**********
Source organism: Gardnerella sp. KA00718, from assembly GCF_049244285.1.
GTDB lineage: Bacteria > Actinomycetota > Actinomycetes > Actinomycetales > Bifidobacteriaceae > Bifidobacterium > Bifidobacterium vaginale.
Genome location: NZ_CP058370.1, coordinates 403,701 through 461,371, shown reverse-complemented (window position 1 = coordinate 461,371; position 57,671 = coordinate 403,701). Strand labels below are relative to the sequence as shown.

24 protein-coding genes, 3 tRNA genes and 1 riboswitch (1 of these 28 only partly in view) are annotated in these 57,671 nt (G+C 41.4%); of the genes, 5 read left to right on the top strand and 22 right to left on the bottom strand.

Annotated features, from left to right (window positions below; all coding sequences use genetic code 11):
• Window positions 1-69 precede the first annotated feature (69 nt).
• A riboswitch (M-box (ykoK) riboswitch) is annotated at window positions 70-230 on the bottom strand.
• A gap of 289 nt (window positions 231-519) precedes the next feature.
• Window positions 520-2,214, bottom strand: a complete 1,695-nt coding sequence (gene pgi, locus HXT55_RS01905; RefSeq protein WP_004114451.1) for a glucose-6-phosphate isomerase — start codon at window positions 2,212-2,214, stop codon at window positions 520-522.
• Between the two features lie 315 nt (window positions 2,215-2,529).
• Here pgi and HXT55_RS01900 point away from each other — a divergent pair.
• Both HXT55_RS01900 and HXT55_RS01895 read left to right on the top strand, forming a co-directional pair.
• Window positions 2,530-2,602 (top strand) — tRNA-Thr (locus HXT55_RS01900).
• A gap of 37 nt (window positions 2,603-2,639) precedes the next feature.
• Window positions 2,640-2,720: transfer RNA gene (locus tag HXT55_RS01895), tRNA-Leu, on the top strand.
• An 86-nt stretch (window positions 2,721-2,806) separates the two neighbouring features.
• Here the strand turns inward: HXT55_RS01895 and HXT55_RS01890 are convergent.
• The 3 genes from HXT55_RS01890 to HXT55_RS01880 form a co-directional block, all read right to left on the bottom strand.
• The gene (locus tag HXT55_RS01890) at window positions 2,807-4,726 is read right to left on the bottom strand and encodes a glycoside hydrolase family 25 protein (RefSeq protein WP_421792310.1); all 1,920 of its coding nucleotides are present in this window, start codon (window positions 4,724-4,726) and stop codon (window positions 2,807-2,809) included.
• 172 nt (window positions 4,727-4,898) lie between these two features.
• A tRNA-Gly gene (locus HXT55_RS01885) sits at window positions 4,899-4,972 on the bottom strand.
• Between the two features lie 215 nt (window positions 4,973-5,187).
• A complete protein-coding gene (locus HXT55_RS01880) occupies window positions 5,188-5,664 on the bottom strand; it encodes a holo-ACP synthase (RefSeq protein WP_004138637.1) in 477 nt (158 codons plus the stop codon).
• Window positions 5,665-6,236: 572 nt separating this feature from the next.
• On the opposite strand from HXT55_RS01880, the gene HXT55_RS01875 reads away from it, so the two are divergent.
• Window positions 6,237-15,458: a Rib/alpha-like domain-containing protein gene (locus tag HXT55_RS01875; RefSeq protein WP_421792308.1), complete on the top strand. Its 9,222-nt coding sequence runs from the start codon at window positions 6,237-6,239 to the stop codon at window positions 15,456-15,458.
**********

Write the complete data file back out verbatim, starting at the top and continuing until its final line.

Source organism: Gardnerella sp. KA00718, from assembly GCF_049244285.1.
GTDB lineage: Bacteria > Actinomycetota > Actinomycetes > Actinomycetales > Bifidobacteriaceae > Bifidobacterium > Bifidobacterium vaginale.
Genome location: NZ_CP058370.1, coordinates 403,701 through 461,371, shown reverse-complemented (window position 1 = coordinate 461,371; position 57,671 = coordinate 403,701). Strand labels below are relative to the sequence as shown.

24 protein-coding genes, 3 tRNA genes and 1 riboswitch (1 of these 28 only partly in view) are annotated in these 57,671 nt (G+C 41.4%); of the genes, 5 read left to right on the top strand and 22 right to left on the bottom strand.

Annotated features, from left to right (window positions below; all coding sequences use genetic code 11):
• Window positions 1-69 precede the first annotated feature (69 nt).
• A riboswitch (M-box (ykoK) riboswitch) is annotated at window positions 70-230 on the bottom strand.
• A gap of 289 nt (window positions 231-519) precedes the next feature.
• Window positions 520-2,214, bottom strand: a complete 1,695-nt coding sequence (gene pgi, locus HXT55_RS01905; RefSeq protein WP_004114451.1) for a glucose-6-phosphate isomerase — start codon at window positions 2,212-2,214, stop codon at window positions 520-522.
• Between the two features lie 315 nt (window positions 2,215-2,529).
• Here pgi and HXT55_RS01900 point away from each other — a divergent pair.
• Both HXT55_RS01900 and HXT55_RS01895 read left to right on the top strand, forming a co-directional pair.
• Window positions 2,530-2,602 (top strand) — tRNA-Thr (locus HXT55_RS01900).
• A gap of 37 nt (window positions 2,603-2,639) precedes the next feature.
• Window positions 2,640-2,720: transfer RNA gene (locus tag HXT55_RS01895), tRNA-Leu, on the top strand.
• An 86-nt stretch (window positions 2,721-2,806) separates the two neighbouring features.
• Here the strand turns inward: HXT55_RS01895 and HXT55_RS01890 are convergent.
• The 3 genes from HXT55_RS01890 to HXT55_RS01880 form a co-directional block, all read right to left on the bottom strand.
• The gene (locus tag HXT55_RS01890) at window positions 2,807-4,726 is read right to left on the bottom strand and encodes a glycoside hydrolase family 25 protein (RefSeq protein WP_421792310.1); all 1,920 of its coding nucleotides are present in this window, start codon (window positions 4,724-4,726) and stop codon (window positions 2,807-2,809) included.
• 172 nt (window positions 4,727-4,898) lie between these two features.
• A tRNA-Gly gene (locus HXT55_RS01885) sits at window positions 4,899-4,972 on the bottom strand.
• Between the two features lie 215 nt (window positions 4,973-5,187).
• A complete protein-coding gene (locus HXT55_RS01880) occupies window positions 5,188-5,664 on the bottom strand; it encodes a holo-ACP synthase (RefSeq protein WP_004138637.1) in 477 nt (158 codons plus the stop codon).
• Window positions 5,665-6,236: 572 nt separating this feature from the next.
• On the opposite strand from HXT55_RS01880, the gene HXT55_RS01875 reads away from it, so the two are divergent.
• Window positions 6,237-15,458: a Rib/alpha-like domain-containing protein gene (locus tag HXT55_RS01875; RefSeq protein WP_421792308.1), complete on the top strand. Its 9,222-nt coding sequence runs from the start codon at window positions 6,237-6,239 to the stop codon at window positions 15,456-15,458.